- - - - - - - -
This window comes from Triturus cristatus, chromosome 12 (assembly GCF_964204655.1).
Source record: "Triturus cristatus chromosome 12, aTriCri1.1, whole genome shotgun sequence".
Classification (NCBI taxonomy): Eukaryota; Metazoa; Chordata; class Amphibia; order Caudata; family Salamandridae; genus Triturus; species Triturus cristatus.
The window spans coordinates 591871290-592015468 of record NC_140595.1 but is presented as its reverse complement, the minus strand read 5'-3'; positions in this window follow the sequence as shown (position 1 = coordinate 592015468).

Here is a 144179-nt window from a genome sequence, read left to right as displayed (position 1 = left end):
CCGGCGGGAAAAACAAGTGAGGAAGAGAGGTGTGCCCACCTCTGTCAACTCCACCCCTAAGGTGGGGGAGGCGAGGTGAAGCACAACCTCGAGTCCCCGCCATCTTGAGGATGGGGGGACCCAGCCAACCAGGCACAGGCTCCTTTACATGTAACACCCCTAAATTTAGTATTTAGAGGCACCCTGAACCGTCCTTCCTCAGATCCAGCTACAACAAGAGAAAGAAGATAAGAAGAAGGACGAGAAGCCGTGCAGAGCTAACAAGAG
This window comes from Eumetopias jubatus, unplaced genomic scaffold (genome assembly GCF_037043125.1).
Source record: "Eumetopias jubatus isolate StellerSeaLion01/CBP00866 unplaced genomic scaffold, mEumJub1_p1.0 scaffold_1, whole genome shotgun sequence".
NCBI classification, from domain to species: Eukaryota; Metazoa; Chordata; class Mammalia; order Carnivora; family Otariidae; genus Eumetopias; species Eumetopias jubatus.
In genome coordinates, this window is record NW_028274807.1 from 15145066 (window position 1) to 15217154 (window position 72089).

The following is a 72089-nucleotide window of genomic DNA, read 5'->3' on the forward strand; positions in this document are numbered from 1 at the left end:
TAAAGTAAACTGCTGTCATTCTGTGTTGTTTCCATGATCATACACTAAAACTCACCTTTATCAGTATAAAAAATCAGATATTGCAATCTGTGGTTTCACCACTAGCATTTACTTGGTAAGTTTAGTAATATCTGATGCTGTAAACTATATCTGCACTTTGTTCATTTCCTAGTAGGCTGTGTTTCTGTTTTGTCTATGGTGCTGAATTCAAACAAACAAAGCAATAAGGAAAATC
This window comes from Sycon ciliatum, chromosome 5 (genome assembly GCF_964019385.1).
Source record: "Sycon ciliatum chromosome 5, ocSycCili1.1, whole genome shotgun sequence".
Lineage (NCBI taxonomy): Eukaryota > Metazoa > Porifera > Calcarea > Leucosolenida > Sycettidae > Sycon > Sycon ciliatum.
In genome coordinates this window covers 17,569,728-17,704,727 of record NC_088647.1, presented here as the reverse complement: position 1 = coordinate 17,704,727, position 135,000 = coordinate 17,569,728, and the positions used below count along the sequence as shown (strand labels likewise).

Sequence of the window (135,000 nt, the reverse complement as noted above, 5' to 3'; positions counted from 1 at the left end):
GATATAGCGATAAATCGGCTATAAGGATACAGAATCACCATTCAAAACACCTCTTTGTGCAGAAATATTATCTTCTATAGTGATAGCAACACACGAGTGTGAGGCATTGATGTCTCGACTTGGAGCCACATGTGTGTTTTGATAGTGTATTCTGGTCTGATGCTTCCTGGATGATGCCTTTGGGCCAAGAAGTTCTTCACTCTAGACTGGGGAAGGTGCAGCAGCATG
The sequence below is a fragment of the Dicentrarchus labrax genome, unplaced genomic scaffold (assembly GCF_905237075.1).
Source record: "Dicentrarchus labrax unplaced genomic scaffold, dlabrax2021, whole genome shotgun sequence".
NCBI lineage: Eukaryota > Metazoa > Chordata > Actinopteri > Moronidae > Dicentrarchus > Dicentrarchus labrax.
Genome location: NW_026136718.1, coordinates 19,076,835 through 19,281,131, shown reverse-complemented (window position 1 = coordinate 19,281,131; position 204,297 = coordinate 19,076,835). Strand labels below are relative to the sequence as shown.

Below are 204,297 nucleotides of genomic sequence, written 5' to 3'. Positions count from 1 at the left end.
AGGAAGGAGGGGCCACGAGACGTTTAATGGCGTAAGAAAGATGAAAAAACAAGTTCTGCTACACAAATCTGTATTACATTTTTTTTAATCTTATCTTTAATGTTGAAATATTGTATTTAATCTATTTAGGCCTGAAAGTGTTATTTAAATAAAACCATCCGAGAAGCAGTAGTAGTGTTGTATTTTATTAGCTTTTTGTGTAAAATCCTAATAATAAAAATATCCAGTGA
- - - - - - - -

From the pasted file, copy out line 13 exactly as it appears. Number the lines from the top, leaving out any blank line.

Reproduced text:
This window comes from Sycon ciliatum, chromosome 5 (genome assembly GCF_964019385.1).